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Cloud-based disaster recovery: Just add data for instant recovery
Cloud-based disaster recovery (DR) is shaping up as a killer app for the cloud. It’s cheaper than other DR arrangements, can be implemented quickly and recoveries can be lightning fast. It’s a pretty direct route to solid data protection, but there are key decisions to make and some gotchas to watch out for.
Many companies want the convenience of a storage cloud service, but don’t want to ship their data off-site. OpenStack, an open source collection comprising a cloud operating system, an orchestration layer and service apps, can use existing storage resources to create an internal cloud storage service.
NetApp, EMC and Dell all earned high marks from users in the ninth annual Quality Awards service and reliability survey for NAS systems. EMC and Dell finished in a virtual dead heat in the enterprise division, while NetApp outdistanced EMC by a slightly wider margin in the midrange group.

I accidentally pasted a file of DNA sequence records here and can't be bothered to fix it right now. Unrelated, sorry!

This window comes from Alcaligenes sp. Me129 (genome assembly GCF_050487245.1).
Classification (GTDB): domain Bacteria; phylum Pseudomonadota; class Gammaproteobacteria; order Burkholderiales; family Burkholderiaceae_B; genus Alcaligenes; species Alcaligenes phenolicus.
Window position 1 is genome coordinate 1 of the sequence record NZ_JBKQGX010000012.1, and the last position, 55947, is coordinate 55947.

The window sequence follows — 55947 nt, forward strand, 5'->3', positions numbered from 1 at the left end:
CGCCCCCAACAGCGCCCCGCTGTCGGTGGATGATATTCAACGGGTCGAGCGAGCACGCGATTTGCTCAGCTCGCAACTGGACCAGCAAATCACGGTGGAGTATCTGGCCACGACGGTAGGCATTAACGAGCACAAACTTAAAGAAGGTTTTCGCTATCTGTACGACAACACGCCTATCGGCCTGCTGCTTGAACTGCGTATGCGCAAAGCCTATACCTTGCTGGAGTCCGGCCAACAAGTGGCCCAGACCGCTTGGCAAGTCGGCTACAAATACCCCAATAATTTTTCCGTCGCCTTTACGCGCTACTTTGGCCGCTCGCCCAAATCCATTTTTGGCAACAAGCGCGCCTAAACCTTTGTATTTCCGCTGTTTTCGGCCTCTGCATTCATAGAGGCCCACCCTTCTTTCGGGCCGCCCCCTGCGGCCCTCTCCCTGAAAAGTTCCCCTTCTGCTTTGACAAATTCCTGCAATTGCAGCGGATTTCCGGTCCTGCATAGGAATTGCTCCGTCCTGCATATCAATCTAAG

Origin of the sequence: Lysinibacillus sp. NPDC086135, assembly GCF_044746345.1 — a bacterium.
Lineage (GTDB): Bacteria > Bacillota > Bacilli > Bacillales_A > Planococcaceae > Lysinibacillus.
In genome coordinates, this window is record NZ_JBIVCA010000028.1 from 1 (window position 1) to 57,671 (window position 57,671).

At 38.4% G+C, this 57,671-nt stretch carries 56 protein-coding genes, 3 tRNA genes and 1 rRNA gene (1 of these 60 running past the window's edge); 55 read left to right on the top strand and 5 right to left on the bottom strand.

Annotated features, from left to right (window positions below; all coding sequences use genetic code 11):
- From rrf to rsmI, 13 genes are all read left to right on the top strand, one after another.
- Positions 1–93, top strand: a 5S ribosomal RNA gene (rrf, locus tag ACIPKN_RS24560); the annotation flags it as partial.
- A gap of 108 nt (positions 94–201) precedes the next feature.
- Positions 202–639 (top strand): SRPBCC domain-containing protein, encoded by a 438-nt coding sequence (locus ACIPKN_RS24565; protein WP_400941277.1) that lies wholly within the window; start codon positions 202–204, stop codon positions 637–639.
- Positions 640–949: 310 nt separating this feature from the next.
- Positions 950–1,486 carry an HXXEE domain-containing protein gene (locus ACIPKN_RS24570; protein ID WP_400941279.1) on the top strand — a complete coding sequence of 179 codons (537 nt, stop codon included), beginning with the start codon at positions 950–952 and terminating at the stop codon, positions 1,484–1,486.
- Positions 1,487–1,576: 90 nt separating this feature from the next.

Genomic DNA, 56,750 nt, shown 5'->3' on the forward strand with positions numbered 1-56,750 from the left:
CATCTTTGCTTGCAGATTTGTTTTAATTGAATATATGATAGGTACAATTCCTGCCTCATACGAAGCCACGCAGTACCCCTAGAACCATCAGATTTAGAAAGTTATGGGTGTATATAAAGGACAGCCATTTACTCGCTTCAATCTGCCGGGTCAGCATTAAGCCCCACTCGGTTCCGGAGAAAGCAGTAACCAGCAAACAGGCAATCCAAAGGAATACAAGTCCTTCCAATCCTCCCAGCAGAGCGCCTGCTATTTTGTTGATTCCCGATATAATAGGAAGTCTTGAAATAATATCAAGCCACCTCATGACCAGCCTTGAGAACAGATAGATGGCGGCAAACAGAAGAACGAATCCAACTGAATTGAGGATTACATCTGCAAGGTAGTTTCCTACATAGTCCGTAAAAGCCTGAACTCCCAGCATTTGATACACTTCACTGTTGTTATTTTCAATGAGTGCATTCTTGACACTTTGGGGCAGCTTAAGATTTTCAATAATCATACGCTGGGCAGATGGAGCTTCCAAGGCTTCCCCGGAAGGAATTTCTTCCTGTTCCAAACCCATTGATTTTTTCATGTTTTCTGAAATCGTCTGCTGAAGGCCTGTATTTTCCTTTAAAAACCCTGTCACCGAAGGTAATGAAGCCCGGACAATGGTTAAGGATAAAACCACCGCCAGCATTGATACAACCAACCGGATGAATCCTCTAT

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Features in this issue
Called cloud's killer app, cloud-based DR puts fast, economical recoveries within reach of most companies.
OpenStack's storage components -- Cinder and Swift -- let you build block and object storage systems in your private cloud. Chris Evans provides an in-depth view into the technologies.
Our ninth annual survey collected user feedback regarding the service and reliability of NAS storage systems.
Changing backup applications or processes may keep storage managers awake at night, but cost and scalability concerns remain firm.
Columns in this issue
Here's hoping for some clarity, standards, new tools and sanity in the new year.
Like nearly everyone else, Jon Toigo has grappled with the definition of software-defined storage ... until he realized there are three.
Today's enterprise file sync-and-share products do so much more than synchronizing data that it might be time to re-think the moniker.
Our crystal ball tells us this will be a year of change for the data storage market.